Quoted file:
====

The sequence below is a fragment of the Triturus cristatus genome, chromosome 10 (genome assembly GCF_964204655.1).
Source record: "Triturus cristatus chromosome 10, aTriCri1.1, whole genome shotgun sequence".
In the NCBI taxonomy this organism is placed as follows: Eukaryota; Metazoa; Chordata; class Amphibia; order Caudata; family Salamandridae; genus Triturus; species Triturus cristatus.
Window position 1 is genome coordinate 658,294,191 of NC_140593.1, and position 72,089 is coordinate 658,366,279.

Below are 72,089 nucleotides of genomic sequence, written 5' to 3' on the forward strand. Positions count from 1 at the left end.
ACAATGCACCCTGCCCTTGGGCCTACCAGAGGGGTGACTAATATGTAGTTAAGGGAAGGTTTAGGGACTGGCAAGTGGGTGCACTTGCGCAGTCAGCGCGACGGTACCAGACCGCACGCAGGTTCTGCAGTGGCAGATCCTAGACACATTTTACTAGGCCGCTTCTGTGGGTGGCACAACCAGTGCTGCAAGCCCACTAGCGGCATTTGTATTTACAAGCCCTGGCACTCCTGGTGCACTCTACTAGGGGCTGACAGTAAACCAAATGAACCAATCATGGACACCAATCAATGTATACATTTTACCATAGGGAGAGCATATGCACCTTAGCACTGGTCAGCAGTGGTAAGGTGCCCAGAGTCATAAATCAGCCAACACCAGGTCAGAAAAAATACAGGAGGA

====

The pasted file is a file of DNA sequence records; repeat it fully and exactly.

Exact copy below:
The sequence below is a fragment of the Triturus cristatus genome, chromosome 10 (genome assembly GCF_964204655.1).
Source record: "Triturus cristatus chromosome 10, aTriCri1.1, whole genome shotgun sequence".
In the NCBI taxonomy this organism is placed as follows: Eukaryota; Metazoa; Chordata; class Amphibia; order Caudata; family Salamandridae; genus Triturus; species Triturus cristatus.
Window position 1 is genome coordinate 658,294,191 of NC_140593.1, and position 72,089 is coordinate 658,366,279.

Below are 72,089 nucleotides of genomic sequence, written 5' to 3' on the forward strand. Positions count from 1 at the left end.
ACAATGCACCCTGCCCTTGGGCCTACCAGAGGGGTGACTAATATGTAGTTAAGGGAAGGTTTAGGGACTGGCAAGTGGGTGCACTTGCGCAGTCAGCGCGACGGTACCAGACCGCACGCAGGTTCTGCAGTGGCAGATCCTAGACACATTTTACTAGGCCGCTTCTGTGGGTGGCACAACCAGTGCTGCAAGCCCACTAGCGGCATTTGTATTTACAAGCCCTGGCACTCCTGGTGCACTCTACTAGGGGCTGACAGTAAACCAAATGAACCAATCATGGACACCAATCAATGTATACATTTTACCATAGGGAGAGCATATGCACCTTAGCACTGGTCAGCAGTGGTAAGGTGCCCAGAGTCATAAATCAGCCAACACCAGGTCAGAAAAAATACAGGAGGA